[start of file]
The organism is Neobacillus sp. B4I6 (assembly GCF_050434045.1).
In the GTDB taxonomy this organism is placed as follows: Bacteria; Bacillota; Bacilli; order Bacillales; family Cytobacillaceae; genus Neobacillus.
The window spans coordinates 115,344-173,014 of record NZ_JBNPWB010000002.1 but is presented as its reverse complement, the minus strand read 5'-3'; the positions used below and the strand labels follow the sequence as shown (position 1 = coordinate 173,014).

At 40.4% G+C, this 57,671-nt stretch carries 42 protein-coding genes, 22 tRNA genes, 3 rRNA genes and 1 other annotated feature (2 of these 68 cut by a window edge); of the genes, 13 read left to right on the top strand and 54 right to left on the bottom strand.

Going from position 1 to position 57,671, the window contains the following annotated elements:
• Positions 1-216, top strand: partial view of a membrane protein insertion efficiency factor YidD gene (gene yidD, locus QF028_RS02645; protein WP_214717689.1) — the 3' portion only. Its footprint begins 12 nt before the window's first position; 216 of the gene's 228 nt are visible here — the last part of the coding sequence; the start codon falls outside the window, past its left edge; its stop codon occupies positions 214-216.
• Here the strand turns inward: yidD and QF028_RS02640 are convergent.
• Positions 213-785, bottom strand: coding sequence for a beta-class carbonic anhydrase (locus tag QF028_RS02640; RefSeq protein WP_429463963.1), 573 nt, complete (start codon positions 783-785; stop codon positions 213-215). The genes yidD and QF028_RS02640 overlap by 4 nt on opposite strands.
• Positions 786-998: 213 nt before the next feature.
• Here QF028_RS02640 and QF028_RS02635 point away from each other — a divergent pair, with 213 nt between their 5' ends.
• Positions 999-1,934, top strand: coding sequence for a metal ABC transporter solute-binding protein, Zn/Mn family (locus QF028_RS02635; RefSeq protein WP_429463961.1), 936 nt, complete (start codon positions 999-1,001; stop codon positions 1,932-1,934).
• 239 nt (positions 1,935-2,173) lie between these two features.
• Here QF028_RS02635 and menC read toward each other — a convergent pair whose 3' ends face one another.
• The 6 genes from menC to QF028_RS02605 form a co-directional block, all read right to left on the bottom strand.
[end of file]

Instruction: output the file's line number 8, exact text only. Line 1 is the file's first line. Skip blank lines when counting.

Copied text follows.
• Positions 213-785, bottom strand: coding sequence for a beta-class carbonic anhydrase (locus tag QF028_RS02640; RefSeq protein WP_429463963.1), 573 nt, complete (start codon positions 783-785; stop codon positions 213-215). The genes yidD and QF028_RS02640 overlap by 4 nt on opposite strands.